At 150, Laguna Honda is even older than most of the people living there. The establishment dates to 1866, and to ring in its anniversary this year, volunteers have assembled photographs and artifacts that recall the hospital's rich history of service, which will be celebrated with particular zeal at an event this weekend.
"It all stems from those early Gold Rush days, when San Francisco stepped up to the plate and said hey, 'We do take care of people' and it has continued to this day," former San Francisco supervisor Louise Renne tells ABC7. "Laguna Honda is a publicly owned, publicly funded skilled nursing center," she adds. "We are one of the very few in the country."
Not everyone struck gold during the California Rush: Many were left empty handed and living in abject poverty. The city of San Francisco responded to the situation by building on a site carved from ranch land to the west of Twin Peaks. There, a natural spring fed a deep lagoon — Laguna Honda. The land had previously belonged to José de Noe, who was the last alcalde of San Francisco when it belonged to Mexico.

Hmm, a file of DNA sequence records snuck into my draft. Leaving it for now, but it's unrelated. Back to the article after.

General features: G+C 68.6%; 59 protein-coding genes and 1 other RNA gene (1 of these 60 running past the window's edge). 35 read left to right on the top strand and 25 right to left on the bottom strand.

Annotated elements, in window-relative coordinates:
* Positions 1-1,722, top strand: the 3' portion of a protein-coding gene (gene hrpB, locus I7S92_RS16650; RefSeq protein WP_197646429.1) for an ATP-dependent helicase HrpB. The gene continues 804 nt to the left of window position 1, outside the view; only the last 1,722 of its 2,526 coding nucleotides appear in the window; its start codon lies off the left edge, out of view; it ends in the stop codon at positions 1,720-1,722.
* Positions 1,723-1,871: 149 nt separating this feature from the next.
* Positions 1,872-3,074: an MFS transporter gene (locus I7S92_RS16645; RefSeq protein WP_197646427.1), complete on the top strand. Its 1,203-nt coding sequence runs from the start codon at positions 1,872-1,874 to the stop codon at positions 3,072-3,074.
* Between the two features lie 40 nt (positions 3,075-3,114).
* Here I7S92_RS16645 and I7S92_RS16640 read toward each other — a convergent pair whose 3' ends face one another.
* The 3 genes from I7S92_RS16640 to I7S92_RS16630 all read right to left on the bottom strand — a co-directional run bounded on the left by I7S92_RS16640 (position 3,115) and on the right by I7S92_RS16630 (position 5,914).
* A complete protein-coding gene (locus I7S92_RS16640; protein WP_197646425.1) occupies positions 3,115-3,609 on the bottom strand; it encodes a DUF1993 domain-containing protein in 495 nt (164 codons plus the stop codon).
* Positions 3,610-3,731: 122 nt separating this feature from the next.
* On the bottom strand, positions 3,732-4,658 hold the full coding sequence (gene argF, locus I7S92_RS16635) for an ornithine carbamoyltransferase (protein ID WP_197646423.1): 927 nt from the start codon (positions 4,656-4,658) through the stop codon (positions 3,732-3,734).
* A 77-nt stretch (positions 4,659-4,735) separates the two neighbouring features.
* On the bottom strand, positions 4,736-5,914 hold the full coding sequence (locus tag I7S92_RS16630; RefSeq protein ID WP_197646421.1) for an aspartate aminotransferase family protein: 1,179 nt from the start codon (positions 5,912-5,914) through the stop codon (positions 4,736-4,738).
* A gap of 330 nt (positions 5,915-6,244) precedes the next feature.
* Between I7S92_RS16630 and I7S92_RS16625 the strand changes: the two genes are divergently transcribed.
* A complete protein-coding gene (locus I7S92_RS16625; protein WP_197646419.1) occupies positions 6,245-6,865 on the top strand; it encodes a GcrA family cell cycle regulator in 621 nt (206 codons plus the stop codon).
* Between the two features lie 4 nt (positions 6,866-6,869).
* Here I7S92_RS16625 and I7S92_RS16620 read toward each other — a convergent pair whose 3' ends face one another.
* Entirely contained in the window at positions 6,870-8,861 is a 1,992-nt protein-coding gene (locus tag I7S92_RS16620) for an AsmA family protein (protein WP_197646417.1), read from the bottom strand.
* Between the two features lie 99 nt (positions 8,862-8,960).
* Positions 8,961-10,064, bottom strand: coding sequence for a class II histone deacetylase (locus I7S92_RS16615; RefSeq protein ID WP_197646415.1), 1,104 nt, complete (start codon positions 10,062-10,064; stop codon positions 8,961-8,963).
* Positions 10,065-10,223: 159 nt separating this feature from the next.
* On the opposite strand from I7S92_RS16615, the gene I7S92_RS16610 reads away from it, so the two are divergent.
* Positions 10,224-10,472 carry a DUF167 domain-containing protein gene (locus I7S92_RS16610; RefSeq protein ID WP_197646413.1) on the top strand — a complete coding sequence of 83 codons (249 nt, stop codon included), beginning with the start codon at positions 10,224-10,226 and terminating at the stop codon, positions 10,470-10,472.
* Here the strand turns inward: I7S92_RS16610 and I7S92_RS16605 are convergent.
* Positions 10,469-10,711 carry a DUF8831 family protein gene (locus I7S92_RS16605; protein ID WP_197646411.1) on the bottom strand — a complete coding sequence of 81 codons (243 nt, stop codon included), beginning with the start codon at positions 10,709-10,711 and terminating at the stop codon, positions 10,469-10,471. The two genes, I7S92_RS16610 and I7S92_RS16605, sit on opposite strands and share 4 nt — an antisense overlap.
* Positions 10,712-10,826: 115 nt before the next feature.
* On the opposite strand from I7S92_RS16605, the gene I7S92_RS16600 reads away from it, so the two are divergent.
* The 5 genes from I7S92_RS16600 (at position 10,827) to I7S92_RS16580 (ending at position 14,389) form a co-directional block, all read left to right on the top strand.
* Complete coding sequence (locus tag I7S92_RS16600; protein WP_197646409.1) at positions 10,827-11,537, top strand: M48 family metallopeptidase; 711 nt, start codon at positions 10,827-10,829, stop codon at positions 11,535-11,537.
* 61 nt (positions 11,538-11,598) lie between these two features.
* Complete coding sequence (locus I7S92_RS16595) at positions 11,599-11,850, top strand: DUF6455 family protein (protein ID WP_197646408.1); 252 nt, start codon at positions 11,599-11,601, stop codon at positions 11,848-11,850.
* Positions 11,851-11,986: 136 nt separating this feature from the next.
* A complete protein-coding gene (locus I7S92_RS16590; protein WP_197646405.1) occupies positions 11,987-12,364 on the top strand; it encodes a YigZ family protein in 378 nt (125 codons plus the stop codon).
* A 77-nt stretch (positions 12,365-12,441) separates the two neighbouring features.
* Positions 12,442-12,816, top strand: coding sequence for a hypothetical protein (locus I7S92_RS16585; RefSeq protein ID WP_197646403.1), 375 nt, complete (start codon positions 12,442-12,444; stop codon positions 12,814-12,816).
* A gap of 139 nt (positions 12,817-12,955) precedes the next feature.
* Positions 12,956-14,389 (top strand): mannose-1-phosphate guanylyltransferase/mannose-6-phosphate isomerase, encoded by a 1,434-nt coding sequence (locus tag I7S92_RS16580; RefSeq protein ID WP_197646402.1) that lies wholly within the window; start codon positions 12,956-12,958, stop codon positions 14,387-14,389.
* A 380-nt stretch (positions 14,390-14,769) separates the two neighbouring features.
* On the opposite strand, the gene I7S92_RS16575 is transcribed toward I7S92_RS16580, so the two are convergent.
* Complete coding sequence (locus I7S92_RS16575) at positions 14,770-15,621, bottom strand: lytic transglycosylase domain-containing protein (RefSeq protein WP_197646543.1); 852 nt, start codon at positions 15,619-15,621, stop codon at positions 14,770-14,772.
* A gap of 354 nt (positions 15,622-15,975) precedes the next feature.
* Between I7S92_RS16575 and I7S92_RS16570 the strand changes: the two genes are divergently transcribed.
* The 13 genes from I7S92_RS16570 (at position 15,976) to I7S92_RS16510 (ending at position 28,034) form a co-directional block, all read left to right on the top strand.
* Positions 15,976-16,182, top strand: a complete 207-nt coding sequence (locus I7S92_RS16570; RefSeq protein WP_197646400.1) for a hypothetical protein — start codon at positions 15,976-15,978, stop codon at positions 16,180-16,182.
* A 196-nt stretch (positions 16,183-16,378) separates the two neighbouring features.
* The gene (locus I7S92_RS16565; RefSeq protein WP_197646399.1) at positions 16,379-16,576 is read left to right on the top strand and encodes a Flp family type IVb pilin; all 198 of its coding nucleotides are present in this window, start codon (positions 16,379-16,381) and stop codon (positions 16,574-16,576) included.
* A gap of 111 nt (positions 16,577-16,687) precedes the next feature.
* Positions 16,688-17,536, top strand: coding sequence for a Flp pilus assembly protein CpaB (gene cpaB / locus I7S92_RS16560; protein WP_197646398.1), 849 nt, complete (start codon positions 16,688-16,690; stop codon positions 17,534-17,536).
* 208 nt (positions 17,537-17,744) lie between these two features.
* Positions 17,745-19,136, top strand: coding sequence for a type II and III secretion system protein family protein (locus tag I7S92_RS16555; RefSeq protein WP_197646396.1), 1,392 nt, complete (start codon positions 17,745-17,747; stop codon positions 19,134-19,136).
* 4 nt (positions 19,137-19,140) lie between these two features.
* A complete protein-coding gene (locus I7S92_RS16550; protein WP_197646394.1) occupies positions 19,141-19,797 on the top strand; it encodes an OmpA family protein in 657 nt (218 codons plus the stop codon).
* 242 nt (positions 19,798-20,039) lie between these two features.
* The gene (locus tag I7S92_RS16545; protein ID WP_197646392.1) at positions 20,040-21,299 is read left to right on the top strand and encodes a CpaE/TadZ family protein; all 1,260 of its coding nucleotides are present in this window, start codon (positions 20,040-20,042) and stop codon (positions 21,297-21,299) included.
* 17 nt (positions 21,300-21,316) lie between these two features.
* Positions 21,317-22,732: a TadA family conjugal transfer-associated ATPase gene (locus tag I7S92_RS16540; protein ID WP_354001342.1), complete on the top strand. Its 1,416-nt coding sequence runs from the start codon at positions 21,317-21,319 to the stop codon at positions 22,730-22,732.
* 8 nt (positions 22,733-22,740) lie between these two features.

As an almshouse — a catchall home for the poor, ill, and destitute — residents of Laguna Honda grew their own food and tended to their own livestock on 87 acres. By 1870, 500 people lived on the site. In 1868 during a smallpox epidemic, the city began to administer medical services at Laguna Honda, constructing a hospital site later run as a small asylum. In 1906, the earthquake and fires that rocked the city left many stranded and homeless, and the almshouse began housing displaced residents of as a relief home. A pavilion was built to accommodate 1,000 such people and dedicated by Teddy Roosevelt.
In the '20s, under Mayor James “Sunny Jim” Rolph, the current Spanish Revival style architecture for Laguna Honda was established, and in the '30s the site was a teaching center for the University of California Medical School. That era also brought the WPA murals that are a popular site today. While occupational therapy, surgery, and cancer research went on during the '50s, Laguna Honda didn't become an accredited hospital until 1963.
All of that early history, as well as more recent advancements and stories, will be on display in a new room to be unveiled this weekend, where old patient logs, photos, and even medical instruments will tell the site's story. Festivities are to include a ticketed documentary screening: The film, States of Grace, centers on Dr. Grace Dammann, a Laguna Honda physician, and her recovery from a car accident on the Golden Gate Bridge. According to the Bay Area Reporter, Mayor Ed Lee and out Health Director Barbara Garcia will be at the event as well.SFPL